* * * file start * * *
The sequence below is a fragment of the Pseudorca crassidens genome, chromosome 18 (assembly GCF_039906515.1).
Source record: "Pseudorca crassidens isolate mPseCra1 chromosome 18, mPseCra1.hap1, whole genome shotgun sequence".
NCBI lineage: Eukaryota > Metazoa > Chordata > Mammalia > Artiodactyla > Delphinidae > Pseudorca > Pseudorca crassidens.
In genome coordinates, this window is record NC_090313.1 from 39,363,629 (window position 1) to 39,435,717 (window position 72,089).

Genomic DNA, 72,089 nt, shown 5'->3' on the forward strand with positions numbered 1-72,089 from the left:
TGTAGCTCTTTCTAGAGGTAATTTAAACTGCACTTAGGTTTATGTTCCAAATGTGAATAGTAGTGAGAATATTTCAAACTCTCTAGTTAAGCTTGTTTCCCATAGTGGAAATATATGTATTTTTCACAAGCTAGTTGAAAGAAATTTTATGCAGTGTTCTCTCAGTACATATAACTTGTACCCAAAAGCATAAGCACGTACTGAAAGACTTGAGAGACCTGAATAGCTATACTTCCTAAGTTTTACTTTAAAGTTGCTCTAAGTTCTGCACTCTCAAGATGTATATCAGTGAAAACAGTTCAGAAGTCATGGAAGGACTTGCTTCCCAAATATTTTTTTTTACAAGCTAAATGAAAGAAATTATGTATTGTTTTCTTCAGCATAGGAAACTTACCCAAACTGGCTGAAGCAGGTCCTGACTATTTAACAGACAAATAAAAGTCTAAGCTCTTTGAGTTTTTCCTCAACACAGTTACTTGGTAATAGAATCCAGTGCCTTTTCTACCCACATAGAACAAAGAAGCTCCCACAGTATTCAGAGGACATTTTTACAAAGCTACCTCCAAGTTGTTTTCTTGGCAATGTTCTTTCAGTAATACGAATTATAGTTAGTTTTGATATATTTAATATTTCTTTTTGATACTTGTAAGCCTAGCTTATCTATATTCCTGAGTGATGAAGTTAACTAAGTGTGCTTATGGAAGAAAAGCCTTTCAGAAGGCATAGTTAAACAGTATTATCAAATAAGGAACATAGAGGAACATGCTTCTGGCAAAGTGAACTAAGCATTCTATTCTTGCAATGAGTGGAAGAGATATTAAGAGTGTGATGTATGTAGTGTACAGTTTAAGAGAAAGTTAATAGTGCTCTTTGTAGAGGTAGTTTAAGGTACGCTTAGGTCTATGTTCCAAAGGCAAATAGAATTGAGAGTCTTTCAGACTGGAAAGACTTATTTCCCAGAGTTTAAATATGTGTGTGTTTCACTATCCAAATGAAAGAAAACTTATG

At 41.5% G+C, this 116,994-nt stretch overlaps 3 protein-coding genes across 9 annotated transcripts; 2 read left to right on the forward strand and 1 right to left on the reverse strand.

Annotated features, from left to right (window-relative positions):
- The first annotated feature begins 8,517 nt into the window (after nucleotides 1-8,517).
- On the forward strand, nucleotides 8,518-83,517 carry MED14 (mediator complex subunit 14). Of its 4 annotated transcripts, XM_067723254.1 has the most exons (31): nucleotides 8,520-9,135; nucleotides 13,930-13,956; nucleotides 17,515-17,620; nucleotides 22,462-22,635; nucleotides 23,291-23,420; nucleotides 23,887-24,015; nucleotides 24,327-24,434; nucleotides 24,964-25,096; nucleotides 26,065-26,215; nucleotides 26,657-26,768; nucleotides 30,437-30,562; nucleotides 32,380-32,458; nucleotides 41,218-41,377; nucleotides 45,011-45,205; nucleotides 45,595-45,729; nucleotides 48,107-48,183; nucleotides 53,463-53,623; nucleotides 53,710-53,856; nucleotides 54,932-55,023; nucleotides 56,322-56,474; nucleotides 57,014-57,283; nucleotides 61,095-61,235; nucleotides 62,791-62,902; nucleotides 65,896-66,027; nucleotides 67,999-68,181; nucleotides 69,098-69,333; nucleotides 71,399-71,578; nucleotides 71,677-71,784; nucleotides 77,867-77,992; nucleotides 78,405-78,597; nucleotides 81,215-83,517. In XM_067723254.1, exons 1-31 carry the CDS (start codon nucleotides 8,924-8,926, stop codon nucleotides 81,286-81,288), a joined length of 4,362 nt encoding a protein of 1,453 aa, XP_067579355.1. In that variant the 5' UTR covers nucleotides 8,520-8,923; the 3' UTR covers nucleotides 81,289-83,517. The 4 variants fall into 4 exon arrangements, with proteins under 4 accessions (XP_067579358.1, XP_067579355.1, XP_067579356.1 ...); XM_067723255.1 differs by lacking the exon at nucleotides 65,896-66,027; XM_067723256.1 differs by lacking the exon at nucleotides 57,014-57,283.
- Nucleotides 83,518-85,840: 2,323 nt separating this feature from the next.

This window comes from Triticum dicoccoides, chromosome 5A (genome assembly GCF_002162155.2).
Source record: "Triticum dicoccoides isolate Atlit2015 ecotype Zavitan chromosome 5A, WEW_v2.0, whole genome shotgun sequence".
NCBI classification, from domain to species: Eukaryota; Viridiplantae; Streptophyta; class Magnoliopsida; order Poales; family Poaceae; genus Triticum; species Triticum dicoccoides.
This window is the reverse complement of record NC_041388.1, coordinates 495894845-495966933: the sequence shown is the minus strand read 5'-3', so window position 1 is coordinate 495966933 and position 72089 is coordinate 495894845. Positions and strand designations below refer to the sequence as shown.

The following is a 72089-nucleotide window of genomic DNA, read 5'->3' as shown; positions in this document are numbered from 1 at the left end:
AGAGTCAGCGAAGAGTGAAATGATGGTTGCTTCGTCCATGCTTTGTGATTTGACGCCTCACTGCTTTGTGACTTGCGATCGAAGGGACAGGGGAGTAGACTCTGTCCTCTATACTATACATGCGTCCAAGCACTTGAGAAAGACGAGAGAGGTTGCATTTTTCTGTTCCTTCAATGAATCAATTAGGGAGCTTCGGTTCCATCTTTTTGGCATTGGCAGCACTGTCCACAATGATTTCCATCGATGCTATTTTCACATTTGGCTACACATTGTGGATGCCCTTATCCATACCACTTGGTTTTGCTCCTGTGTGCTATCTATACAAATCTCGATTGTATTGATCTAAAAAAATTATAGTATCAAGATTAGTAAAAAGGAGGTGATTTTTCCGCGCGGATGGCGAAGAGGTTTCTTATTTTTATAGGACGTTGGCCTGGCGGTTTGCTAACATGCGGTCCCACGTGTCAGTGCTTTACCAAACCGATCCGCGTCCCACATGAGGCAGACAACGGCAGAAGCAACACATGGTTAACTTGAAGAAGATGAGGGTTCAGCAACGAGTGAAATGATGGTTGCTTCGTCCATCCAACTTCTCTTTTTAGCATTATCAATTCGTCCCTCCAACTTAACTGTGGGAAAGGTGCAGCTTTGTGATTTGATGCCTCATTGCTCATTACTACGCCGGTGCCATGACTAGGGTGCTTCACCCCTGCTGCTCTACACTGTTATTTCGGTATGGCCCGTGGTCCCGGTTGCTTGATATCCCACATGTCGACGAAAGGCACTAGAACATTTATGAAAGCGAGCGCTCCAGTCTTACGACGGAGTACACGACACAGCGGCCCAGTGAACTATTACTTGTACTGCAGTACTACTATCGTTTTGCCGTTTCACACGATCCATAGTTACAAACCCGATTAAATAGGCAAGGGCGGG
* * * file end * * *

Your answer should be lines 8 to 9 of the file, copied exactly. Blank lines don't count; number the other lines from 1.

Annotated features, from left to right (window-relative positions):
- The first annotated feature begins 8,517 nt into the window (after nucleotides 1-8,517).